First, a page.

• Colonoscopy. This test is used to look for changes in the colon (large intestine) and rectum. Doctors usually look out for swollen, irritated tissues, polyps, or markings for possible cancer.

Your doctor may prescribe specific treatments based on the diagnosis of your bowel changes. Some treatments may include prescription medication or surgery, while some may be just dietary and lifestyle changes such as: 

  • Recommending you to poop as soon as you feel it. 
  • Keep moving by getting more exercise and physical activity.
  • Recommending you to increase your water intake. Drinking more water comes with a lot of advantages as it prevents dehydration, a condition that can cause unclear thinking, mood changes, constipation, and the development of kidney stones.
  • Add more fiber to your diet. The USDA recommends that Americans get their daily fiber intake of 25 grams for women and 38 grams for men. Fiber is available mostly in fruits and vegetables and from an all-natural supplement like Bonny.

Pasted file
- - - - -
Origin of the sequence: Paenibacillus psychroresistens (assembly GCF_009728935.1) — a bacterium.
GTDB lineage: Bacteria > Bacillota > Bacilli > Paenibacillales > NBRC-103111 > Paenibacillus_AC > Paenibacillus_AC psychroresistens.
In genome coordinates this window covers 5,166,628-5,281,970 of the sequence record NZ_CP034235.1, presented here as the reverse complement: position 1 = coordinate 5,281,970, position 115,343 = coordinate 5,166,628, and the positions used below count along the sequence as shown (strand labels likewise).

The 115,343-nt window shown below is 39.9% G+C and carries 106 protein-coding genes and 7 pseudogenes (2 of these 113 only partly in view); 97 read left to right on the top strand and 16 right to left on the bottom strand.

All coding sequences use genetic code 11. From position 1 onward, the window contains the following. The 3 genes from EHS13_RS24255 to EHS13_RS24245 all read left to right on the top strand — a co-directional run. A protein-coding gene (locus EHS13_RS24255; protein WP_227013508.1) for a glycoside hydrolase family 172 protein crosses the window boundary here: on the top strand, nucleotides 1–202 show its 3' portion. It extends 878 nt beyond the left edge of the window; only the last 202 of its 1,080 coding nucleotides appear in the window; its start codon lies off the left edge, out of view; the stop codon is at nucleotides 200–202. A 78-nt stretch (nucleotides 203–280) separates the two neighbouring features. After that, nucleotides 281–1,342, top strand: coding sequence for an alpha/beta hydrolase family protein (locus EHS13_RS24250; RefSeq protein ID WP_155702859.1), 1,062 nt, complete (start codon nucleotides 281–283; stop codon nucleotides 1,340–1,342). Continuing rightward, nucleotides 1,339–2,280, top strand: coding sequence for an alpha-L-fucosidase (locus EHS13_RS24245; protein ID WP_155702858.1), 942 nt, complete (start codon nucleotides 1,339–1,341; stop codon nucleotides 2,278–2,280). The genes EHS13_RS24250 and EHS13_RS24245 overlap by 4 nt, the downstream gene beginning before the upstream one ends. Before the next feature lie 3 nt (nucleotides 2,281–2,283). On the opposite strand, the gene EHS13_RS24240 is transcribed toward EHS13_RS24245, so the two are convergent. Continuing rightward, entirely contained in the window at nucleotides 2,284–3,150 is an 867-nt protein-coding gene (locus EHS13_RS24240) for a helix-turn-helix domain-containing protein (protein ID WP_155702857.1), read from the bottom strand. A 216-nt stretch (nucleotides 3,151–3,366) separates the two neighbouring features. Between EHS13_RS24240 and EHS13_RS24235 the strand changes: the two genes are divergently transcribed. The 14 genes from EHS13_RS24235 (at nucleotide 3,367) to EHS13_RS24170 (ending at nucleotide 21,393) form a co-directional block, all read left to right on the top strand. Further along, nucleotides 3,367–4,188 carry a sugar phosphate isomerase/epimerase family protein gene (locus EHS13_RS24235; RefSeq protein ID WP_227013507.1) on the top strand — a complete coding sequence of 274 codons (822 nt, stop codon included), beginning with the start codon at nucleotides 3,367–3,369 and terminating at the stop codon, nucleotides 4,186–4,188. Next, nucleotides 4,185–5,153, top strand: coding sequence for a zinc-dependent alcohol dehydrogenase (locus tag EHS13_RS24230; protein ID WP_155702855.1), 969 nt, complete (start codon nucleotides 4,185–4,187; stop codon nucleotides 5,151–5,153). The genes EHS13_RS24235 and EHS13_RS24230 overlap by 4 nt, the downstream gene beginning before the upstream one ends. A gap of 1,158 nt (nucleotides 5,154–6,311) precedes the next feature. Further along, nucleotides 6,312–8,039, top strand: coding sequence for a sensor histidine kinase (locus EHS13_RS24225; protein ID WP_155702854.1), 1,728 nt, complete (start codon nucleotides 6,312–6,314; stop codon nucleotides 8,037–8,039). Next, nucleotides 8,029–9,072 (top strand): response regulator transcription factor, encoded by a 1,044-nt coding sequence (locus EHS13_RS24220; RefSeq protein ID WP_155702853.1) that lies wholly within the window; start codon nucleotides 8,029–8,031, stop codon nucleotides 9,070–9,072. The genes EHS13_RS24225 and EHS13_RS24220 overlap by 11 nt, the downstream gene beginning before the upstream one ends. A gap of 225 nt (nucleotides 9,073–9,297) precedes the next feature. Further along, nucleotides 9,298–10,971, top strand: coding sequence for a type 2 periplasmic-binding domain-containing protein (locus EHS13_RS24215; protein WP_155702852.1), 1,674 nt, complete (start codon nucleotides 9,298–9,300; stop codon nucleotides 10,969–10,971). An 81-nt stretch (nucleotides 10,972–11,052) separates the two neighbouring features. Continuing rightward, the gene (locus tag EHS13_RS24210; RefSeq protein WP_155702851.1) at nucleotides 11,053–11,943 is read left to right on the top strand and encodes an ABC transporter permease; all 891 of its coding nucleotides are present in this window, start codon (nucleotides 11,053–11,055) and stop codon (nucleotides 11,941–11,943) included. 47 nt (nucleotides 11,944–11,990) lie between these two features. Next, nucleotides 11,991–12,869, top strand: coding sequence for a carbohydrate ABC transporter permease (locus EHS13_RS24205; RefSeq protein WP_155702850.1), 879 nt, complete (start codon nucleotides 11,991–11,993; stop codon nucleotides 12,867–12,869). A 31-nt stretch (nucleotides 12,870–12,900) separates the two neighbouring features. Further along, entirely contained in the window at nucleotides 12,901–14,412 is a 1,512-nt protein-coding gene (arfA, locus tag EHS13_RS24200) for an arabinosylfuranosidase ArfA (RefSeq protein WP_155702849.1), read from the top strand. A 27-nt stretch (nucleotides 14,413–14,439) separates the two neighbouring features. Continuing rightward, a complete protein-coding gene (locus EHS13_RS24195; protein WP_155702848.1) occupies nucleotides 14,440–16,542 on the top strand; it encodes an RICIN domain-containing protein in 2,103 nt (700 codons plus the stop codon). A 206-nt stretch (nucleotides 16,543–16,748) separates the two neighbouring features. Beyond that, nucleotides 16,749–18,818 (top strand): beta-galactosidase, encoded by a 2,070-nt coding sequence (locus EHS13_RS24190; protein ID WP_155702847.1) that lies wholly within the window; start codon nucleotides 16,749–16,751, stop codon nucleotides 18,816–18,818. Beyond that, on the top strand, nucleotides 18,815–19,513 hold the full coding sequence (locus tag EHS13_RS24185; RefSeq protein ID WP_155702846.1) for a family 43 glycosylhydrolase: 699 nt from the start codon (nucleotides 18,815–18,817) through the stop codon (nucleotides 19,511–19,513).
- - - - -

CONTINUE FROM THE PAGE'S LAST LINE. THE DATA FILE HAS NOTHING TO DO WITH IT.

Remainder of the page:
Bonny Fiber Can Help

The vast majority of Americans don't get enough daily fiber. Our Founder was one of those people and tried all the fiber supplements on the market. She thought they tasted bad and didn't do what they were supposed to do. That's why she created Bonny, a fiber that tastes delicious and makes you poop.

Bonny is an all-natural fiber powder supplement that helps increase fiber intake and have smooth poops.  It bulks up the stool and takes waste to the toilet where it belongs.  

Taking Bonny is as easy as one, two, three: one, add Bonny fiber powder to the glass then add water. Two, mix one tablespoon of Bonny fiber powder with at least 8 ounces of cool water. Three, stir well until all the powder is blended, and enjoy! 

Bonny comes in amazing flavors like Apple Pie and Mixed Ripe BerriesIt is vegan, gluten-free, and plant-based. One serving contains 17%+ of your daily recommended fiber.

As always, we wish you pleasant poops.